I have spent the last 21 years in public office as a member of the London Assembly scrutinising the work of the Metropolitan Police and holding them to account on behalf of my constituents. During that time, I have never hesitated to call out the actions of individual officers or the system of policing itself where failures have occurred. And although many Londoners will not be pleased to read that Met officers have been found to have “acted appropriately” at the vigil for Sarah Everard that took place earlier this month, I think the court of public opinion has been shown to have got it wrong.
Home Secretary Priti Patel asked Her Majesty’s Inspectorate of Constabulary and Fire and Rescue Services (HMICFRS) to conduct its independent investigation of how the Met handled the gathering following an outcry in response to images of women being handcuffed and removed from the crowd that gathered on Clapham Common. On the key issue of whether the police overreacted, the report’s conclusion is that “officers acted in a measured and proportionate way”.
There is also some criticism of the police. The report says they have lessons to learn about improving internal communications at such events: sadly, such failings on the Met’s part have been frequently revealed during my years of scrutiny work. I also agree with the report’s view that the Met “should have adopted a more conciliatory approach in the aftermath of the event”, rather than getting caught up in the social commentary.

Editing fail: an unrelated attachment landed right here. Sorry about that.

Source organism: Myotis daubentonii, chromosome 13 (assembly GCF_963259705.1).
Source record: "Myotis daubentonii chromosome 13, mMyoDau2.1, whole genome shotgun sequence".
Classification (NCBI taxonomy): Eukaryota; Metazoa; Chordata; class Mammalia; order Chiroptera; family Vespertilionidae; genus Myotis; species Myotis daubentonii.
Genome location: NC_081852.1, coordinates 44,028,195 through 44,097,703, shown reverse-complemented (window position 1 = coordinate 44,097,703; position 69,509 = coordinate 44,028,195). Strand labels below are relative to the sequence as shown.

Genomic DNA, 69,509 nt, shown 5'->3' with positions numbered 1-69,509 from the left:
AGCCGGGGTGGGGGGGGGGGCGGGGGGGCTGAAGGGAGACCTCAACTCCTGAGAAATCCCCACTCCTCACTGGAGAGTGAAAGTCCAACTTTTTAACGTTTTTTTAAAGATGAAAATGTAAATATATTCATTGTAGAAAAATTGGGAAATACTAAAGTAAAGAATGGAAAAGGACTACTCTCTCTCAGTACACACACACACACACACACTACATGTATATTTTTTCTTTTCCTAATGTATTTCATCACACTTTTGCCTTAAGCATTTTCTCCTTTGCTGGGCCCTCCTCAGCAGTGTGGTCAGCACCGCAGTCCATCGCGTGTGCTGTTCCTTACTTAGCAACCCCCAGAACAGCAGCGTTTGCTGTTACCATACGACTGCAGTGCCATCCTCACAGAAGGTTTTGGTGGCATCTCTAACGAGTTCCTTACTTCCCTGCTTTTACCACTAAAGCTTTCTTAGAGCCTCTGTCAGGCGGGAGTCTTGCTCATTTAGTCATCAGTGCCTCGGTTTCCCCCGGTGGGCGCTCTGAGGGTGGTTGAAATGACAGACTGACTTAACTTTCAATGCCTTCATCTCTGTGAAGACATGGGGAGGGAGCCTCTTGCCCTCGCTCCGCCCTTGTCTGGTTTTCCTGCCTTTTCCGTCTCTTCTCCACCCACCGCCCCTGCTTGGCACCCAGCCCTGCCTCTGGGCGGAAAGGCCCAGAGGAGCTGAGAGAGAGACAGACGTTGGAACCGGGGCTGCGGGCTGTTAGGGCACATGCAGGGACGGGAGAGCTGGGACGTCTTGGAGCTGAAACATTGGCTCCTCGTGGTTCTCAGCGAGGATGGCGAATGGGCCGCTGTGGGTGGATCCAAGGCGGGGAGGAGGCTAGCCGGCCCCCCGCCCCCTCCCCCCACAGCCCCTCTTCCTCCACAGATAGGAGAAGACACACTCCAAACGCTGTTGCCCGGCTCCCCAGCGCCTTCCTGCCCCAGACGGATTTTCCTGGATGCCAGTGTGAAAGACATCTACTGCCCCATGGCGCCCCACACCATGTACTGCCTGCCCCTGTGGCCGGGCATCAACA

Even so, the report provides a valuable perspective on the work of police services in challenging circumstances. It also identifies the responsibility borne by Parliament for creating a context where rules around Covid lockdown were open to misinterpretation and failed to carry a sufficient level of public support.
One final but very important point: in this age of instant comment the HMICFRS report reminds us that before rushing to judgement we must all take a moment to check our facts.
Jennette Arnold is standing down as a London Assembly Member at the forthcoming elections having served on the body since 2000. In that capacity she has been a member of the Metropolitan Police Authority (2000-2012) and the Assembly’s police and crime committee (2012-2021). Follow Jennette on Twitter.
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